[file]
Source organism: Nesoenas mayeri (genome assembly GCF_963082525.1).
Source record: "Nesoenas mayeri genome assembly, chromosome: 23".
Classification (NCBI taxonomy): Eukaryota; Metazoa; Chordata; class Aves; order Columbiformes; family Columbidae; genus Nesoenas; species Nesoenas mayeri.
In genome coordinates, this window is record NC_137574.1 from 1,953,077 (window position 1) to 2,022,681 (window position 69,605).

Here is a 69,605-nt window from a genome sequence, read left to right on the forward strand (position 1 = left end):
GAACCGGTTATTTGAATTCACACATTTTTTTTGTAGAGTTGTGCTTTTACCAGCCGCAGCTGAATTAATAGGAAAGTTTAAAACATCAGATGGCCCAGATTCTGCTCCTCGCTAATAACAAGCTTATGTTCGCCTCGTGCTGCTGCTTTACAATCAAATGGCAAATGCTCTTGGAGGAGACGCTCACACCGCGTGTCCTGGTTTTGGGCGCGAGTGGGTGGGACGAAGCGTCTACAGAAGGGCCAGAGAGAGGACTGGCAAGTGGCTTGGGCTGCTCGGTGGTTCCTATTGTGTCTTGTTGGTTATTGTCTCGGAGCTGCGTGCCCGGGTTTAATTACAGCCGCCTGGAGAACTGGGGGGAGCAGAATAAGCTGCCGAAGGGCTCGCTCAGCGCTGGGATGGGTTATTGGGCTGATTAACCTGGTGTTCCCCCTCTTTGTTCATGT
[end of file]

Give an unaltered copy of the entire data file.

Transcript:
Source organism: Nesoenas mayeri (genome assembly GCF_963082525.1).
Source record: "Nesoenas mayeri genome assembly, chromosome: 23".
Classification (NCBI taxonomy): Eukaryota; Metazoa; Chordata; class Aves; order Columbiformes; family Columbidae; genus Nesoenas; species Nesoenas mayeri.
In genome coordinates, this window is record NC_137574.1 from 1,953,077 (window position 1) to 2,022,681 (window position 69,605).

Here is a 69,605-nt window from a genome sequence, read left to right on the forward strand (position 1 = left end):
GAACCGGTTATTTGAATTCACACATTTTTTTTGTAGAGTTGTGCTTTTACCAGCCGCAGCTGAATTAATAGGAAAGTTTAAAACATCAGATGGCCCAGATTCTGCTCCTCGCTAATAACAAGCTTATGTTCGCCTCGTGCTGCTGCTTTACAATCAAATGGCAAATGCTCTTGGAGGAGACGCTCACACCGCGTGTCCTGGTTTTGGGCGCGAGTGGGTGGGACGAAGCGTCTACAGAAGGGCCAGAGAGAGGACTGGCAAGTGGCTTGGGCTGCTCGGTGGTTCCTATTGTGTCTTGTTGGTTATTGTCTCGGAGCTGCGTGCCCGGGTTTAATTACAGCCGCCTGGAGAACTGGGGGGAGCAGAATAAGCTGCCGAAGGGCTCGCTCAGCGCTGGGATGGGTTATTGGGCTGATTAACCTGGTGTTCCCCCTCTTTGTTCATGT